Root Study Experiment

This month we are spending even more time outside as we cultivate, create, and get our hands dirty in the garden finding all sorts of treasures from worms to bunnies that like to nibble on lettuce leaves; this month is all about Garden Treasures with our Experience Early Learning box!

As an Experience Early Learning (EEL) Blogger, I receive the EEL Preschool Curriculum in exchange for my honest opinions and authentic stories about our experiences using the curriculum. All opinions and thoughts are completely my own.

When we talk about doing experiments with children, sometimes that can bring a lot of fear! We worry that it has to be elaborate or memories (or nightmares) of our 5th grade science fair some flooding back! These thoughts keep us from setting up experiments; however, it is so easy and usually the highlight of my littles day! All you need to start with is a…


Our Experience Early Learning box provides several experiments to do like this EVERY. WEEK. The kids get to see the scientific process in action so much thanks to our little box. Since we are digging for treasures in the garden, we are exploring how roots work.


Okay. So you have your question. Now what? Experience Early Learning does such a great job suggesting experiments with materials we have right in my home! No added trip to the store!

  • 2 paper towels
  • 3 cups (glass or plastic as long as you can see through it)
  • 2 different colors of food coloring (I used blue and yellow)
  • water (I used 1 cup in each glass)
  • 2 popsicle sticks or spoons to stir
  • A quiet place where the experiment can sit undisturbed but easy to observe


  • Set out your materials
  • Roll your 2 paper towel sheets so that each becomes long tight tubes.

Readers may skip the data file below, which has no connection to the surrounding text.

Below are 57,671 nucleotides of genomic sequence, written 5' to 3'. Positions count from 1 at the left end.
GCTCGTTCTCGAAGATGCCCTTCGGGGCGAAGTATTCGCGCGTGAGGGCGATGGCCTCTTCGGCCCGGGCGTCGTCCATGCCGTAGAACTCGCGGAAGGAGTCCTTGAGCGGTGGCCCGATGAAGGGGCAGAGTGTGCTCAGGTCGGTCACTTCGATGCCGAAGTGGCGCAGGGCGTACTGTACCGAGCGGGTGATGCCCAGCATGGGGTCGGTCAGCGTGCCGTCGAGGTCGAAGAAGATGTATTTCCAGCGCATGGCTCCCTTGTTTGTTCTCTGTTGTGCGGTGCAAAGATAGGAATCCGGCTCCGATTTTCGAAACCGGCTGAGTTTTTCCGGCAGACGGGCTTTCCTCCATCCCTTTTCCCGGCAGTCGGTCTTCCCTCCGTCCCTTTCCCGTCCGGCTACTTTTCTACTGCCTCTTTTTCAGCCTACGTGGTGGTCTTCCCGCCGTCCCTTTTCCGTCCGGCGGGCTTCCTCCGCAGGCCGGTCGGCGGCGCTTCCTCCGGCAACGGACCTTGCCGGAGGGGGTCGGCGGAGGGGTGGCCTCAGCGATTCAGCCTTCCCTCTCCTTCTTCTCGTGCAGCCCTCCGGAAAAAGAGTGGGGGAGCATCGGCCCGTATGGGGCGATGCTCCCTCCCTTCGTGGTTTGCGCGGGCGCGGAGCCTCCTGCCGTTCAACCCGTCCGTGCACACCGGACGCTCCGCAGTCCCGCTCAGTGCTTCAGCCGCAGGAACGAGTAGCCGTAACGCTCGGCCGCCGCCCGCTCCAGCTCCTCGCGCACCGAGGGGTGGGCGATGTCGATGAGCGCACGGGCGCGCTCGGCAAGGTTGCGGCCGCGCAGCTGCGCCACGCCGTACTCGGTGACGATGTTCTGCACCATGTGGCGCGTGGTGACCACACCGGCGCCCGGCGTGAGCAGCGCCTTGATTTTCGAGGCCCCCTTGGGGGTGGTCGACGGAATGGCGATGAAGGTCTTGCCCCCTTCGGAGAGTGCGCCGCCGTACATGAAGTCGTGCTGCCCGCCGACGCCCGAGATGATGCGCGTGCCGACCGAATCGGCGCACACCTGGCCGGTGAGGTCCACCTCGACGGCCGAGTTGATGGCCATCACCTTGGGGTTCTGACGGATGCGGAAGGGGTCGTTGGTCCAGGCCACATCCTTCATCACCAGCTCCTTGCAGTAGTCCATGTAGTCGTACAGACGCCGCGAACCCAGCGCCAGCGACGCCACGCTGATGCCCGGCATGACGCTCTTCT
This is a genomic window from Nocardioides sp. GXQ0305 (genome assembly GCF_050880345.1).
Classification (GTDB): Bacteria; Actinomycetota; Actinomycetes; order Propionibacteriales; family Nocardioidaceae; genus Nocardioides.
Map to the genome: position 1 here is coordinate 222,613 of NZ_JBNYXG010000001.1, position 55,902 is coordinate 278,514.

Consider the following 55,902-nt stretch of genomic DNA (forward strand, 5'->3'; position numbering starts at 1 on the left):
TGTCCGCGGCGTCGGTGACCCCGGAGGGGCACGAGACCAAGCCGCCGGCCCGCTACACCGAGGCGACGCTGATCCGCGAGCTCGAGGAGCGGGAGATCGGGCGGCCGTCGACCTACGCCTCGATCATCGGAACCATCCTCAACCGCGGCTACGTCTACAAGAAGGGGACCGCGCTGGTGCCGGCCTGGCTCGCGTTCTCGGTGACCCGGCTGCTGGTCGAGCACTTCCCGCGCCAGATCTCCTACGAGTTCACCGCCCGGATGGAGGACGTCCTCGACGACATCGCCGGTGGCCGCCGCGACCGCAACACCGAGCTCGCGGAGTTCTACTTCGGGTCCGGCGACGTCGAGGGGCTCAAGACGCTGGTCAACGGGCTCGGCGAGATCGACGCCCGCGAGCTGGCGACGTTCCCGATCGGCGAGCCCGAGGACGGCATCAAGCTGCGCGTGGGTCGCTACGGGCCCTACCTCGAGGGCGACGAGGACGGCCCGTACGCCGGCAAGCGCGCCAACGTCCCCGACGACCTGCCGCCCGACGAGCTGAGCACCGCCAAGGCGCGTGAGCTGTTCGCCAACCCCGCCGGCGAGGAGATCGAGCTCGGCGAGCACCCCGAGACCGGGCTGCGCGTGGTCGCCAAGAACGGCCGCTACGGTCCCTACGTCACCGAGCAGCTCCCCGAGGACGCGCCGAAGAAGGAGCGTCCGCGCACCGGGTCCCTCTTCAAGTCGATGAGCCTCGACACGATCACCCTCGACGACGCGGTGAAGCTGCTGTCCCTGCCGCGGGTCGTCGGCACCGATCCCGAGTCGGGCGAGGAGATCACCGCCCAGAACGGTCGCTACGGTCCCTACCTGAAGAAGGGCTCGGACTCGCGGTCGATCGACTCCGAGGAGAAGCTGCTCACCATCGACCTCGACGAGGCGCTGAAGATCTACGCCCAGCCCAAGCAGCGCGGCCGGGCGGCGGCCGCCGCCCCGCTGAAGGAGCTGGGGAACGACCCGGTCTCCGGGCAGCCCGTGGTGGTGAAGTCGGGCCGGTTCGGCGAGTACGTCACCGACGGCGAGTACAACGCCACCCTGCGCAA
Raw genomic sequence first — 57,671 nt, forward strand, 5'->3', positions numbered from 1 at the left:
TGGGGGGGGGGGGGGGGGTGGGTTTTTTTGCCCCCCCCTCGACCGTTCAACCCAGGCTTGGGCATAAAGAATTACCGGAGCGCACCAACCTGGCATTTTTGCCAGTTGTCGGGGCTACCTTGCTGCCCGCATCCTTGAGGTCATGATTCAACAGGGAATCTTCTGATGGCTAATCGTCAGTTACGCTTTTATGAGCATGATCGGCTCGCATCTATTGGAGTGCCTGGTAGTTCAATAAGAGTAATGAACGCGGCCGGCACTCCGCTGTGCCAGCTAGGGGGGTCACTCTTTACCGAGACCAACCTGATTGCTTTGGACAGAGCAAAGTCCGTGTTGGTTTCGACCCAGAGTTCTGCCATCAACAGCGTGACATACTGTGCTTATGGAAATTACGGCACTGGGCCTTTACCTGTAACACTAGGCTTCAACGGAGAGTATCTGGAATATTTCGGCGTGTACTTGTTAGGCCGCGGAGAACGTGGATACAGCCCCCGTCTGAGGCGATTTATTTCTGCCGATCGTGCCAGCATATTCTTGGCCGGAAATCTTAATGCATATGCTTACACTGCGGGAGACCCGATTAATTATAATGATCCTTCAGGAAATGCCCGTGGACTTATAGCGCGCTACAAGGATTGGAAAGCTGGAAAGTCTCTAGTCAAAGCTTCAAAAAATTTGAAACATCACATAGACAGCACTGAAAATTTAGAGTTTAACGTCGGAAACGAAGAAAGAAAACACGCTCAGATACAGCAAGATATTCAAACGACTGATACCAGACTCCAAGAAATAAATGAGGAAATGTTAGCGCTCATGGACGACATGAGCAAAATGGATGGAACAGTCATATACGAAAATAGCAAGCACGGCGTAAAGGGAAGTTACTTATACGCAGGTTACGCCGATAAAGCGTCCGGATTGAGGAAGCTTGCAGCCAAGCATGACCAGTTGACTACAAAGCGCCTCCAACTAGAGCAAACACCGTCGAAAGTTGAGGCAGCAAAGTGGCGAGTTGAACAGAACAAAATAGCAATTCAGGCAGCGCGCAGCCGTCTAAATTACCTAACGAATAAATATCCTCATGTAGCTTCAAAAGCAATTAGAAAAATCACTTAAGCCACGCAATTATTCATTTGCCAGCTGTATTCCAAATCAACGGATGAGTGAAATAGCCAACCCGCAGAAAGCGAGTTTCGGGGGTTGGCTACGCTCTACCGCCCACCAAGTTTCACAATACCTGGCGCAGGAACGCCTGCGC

• Fill 2 of the 3 glasses with 1 cup of water each.
  • Add equal amounts of food coloring to each glass of water. We added 3 drops to each glass. Then the kids stirred it with the popsicle sticks.
  • Twist the 2 paper towels together on one end leaving the other 2 loose. It will look like the letter Y.
  • Place your 3 glasses side by side with the empty glass in the middle.
  • Place the twisted part of the paper towel into the middle empty glass.
  • Place one paper towel loose end into one of the colors.
  • Place the other paper towel loose end into the other color.
  • Make a hypothesis, wait, and observe throughout the day.
9:00 am experiment is set up


As soon as we set up the experiment, my kids had a much easier time coming up with their hypothesis. I try to teach them to say “I think…because…” when creating their hypothesis. I used the same method when I taught 6th grade and 4th grade science. I just love hearing their “Ah ha” moments! Here is a little video of their thinking right after we set up the experiment:


We set up our experiment at 9:00 am. We checked it at 9:15. Then we had some errands and returned at 11:00. Not only did we find that the middle glass had turned green (hypothesis was CORRECT!) but it had also soaked and TRANSFERRED tons of water into the middle glass! That was totally unexpected!

9:15 am
11:00 am


This experiment not only brought home the point that roots soak water and nutrients but that they also TRANSFER it to the middle or stem of the plant. So cool! The kids were so excited to share their experiment with their dad over lunch and tell all about roots, what they do, and how they know!

I love that they love to learn and I adore learning right alongside them.

Check out these GARDEN posts:

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